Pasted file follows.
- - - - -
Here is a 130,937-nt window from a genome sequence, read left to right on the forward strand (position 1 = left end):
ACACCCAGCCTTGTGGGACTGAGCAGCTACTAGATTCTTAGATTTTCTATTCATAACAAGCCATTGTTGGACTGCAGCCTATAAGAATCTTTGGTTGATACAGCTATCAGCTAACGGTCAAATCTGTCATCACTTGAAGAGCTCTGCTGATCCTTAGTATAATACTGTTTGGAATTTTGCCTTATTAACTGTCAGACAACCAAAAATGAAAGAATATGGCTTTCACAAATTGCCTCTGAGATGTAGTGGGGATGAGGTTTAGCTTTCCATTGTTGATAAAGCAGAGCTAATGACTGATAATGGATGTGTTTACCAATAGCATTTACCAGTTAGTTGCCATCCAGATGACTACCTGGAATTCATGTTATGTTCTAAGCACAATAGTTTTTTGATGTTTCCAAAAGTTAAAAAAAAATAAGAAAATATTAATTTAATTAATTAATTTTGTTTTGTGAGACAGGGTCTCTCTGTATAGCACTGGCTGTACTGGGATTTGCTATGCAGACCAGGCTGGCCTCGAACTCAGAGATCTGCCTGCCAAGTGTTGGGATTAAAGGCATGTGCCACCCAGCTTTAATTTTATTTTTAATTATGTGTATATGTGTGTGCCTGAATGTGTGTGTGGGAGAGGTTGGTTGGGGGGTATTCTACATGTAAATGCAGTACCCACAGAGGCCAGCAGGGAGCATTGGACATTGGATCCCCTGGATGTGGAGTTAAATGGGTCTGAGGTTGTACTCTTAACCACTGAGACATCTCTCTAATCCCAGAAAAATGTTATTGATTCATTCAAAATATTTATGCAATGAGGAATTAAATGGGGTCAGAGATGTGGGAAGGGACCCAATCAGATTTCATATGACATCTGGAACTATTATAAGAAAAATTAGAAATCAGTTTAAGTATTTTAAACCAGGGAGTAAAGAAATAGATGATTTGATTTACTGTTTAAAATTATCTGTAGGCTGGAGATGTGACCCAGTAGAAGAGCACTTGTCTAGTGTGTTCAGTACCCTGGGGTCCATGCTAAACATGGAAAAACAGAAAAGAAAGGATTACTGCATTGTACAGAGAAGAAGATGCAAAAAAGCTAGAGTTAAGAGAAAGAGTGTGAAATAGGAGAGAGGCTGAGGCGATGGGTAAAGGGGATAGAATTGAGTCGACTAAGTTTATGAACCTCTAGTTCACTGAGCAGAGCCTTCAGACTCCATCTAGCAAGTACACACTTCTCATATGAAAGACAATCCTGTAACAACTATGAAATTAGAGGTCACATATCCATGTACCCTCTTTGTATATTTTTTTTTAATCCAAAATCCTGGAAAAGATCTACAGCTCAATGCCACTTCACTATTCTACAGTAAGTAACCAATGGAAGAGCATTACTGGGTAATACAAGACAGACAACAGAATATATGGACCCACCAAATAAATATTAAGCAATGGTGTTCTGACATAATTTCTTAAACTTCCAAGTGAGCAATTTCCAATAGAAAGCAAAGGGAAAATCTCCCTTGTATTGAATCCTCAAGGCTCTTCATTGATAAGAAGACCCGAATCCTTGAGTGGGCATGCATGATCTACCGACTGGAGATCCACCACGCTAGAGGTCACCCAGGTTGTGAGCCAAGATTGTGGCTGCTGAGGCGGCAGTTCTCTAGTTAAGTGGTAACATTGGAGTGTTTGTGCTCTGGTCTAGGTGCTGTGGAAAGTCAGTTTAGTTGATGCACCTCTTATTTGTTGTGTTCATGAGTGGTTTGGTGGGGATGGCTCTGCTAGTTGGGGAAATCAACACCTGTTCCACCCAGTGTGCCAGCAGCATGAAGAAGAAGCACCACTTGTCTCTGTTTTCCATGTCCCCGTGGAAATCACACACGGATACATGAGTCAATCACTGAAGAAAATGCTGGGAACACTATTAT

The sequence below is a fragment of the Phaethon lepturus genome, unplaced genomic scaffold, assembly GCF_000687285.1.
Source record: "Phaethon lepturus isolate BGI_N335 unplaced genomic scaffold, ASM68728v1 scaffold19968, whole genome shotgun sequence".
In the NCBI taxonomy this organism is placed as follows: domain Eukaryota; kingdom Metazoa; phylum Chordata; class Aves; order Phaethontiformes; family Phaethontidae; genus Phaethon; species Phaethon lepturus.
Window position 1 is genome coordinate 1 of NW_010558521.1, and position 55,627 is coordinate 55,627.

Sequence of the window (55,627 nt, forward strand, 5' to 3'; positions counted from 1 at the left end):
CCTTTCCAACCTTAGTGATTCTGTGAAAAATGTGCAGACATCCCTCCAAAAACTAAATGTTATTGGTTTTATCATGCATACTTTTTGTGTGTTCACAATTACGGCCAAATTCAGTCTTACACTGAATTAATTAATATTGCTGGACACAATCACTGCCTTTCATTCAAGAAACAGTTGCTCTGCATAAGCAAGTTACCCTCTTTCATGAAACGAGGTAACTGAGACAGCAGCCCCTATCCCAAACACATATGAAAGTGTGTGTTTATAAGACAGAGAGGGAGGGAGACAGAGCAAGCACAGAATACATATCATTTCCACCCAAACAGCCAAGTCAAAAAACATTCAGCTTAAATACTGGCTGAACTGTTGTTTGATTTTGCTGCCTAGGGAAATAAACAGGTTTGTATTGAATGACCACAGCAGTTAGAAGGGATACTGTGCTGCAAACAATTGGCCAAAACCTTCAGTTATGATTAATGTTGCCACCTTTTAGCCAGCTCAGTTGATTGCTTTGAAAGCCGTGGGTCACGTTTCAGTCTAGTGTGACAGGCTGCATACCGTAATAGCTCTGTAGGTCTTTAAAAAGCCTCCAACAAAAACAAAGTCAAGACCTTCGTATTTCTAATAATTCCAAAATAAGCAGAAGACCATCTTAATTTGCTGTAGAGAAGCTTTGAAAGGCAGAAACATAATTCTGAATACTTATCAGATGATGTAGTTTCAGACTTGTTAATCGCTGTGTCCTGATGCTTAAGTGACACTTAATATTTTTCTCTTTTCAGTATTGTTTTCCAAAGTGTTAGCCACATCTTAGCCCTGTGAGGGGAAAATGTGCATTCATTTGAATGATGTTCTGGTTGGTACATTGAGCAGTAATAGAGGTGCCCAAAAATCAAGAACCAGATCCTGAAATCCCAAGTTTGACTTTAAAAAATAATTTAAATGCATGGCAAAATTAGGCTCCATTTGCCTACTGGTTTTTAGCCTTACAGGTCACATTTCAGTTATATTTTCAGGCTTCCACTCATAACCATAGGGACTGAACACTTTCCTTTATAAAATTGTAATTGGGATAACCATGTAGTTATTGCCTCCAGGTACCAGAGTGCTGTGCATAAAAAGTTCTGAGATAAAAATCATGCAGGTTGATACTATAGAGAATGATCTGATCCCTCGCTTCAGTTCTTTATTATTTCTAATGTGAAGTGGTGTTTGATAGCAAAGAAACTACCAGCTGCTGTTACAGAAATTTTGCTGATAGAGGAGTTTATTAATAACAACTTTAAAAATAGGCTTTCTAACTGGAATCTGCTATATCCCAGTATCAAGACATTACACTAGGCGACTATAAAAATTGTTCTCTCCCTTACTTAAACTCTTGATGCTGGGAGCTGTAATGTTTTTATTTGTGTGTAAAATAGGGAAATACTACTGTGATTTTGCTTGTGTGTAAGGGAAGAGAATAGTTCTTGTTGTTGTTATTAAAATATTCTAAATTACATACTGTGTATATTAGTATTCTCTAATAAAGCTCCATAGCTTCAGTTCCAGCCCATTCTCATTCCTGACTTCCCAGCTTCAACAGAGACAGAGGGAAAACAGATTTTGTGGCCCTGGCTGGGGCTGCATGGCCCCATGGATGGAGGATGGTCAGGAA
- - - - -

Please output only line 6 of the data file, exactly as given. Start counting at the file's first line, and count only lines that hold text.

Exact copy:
Window position 1 is genome coordinate 1 of NW_010558521.1, and position 55,627 is coordinate 55,627.